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Argentine media angry after gossip magazine labels Princess Catharina-Amalia ‘plus-size’

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© RVD / Wesley de Wit

A Spanish-language gossip magazine is under fire for its 22 July cover featuring Princess Catharina-Amalia of the Netherlands with a headline referring to her as a plus-size girl.

Caras used a photograph of Princess Catharina-Amalia and Queen Máxima at the Dutch Royal Family’s summer photocall at Huis ten Bosch earlier this month for its cover.

In addition to its headline about the teenager showing off her “plus-size look” it also includes a sub-header that reads: “The harassed heir to the throne of the Netherlands faces criticism with force and with the support of her parents. A princess who goes through puberty without taboos and defends her figure of ‘real woman.’”

Argentine newspapers, as well as social media users, have decried the magazine cover. In an interview with La Nacion, Brenda Mato, a body positivity activist and model said that with the progress being made in accepting different body types in mainstream media, “…what is counterproductive is what happened with this cover because the headline refers to having your body looked at.”

Mato said that the cover “continues to perpetuate that the important thing about a young woman is her appearance and her physique, which is not really what defines us. Her achievements, goals and what she does are never discussed. It is a stereotyped message. This has many negative connotations, especially adolescents who look at that cover, feel reflected and see that they refer to it in this way.”

Florencia Freijo, a feminist and political scientist and writer, said to La Nacion that “They wanted to join the body positive movement and it went very wrong. It is tremendous that a massive cover says: ‘Look, the daughter of royalty is allowed to be fat,’ but the question is why the weight should be on a magazine cover, bearing in mind that she had other achievements.”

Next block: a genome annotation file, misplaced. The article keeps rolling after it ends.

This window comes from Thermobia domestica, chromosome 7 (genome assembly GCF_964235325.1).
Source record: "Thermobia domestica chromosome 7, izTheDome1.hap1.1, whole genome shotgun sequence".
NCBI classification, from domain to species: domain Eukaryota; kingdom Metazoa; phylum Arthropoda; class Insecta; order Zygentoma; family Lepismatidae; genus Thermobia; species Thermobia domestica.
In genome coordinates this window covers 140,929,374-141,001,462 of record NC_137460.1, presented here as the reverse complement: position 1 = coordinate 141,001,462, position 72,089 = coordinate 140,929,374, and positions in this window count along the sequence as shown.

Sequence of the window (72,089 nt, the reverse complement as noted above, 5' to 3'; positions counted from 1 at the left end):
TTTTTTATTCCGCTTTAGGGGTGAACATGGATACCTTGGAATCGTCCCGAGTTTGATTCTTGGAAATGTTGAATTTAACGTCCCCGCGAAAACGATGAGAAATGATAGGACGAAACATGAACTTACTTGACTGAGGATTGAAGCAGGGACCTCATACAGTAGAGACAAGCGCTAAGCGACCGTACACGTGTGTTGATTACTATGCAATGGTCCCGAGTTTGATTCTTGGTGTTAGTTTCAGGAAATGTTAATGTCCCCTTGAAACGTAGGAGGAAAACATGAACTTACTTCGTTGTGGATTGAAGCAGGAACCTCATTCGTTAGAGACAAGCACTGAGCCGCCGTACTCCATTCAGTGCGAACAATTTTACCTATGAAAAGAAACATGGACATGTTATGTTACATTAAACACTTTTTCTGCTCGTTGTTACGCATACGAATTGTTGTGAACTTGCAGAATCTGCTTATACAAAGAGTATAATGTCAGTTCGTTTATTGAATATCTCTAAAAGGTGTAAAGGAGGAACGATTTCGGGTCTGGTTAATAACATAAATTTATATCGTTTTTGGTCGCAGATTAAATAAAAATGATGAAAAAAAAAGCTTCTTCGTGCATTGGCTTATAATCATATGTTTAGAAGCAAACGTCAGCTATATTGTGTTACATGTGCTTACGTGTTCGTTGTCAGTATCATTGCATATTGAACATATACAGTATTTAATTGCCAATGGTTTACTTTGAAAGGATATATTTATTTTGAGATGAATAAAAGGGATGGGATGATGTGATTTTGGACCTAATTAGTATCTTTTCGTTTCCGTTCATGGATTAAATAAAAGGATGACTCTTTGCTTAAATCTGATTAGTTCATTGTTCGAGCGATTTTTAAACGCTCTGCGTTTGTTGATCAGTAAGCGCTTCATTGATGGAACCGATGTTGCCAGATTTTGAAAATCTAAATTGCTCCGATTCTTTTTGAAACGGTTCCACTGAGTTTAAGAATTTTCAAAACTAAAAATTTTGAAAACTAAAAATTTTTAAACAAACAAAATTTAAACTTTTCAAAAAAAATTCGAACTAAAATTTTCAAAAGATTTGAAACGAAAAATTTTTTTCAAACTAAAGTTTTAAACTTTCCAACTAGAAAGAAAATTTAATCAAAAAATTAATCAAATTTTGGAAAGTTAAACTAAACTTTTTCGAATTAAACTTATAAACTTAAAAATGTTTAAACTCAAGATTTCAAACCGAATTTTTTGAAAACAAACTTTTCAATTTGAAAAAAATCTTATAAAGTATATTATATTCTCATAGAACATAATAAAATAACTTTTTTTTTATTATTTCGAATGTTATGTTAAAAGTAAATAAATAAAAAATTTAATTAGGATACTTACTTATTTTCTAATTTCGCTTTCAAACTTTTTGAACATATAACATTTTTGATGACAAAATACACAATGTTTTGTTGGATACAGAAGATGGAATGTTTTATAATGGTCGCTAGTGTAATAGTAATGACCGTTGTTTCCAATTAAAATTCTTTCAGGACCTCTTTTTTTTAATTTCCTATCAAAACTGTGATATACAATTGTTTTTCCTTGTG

It is important to note that Princess Catharina-Amalia has never publicly commented on bullying or body image issues and that the magazine cover is projecting as though she has. Mato said, “It seems to me a very rude mistake to comment on the body of a teenager. Privacy goes beyond who it is, it has to do with the way in which the subject is treated.”

Caras’s editor, Héctor Maugeri, stood by the cover, saying that Princess Catharina-Amalia is a representative for teenagers to show that they should not be ashamed if they are bullied for their weight.

“There is an aggression,” said Freijo. “The body weight of women is a recurring theme in the magazine Caras. It does not matter that at the age of 16 as Amalia, you have done a play in The Hague, or that you are a renowned singer… The kilos that you have or that you lost matter and how you feel about them. It also matters to subject those kilos to public opinion.”

The Dutch Royal Family has not commented on the magazine cover.



About author

Jess is a communications professional and freelance writer who lives in Halifax and has a passion for all things royal, particularly the British Royal Family.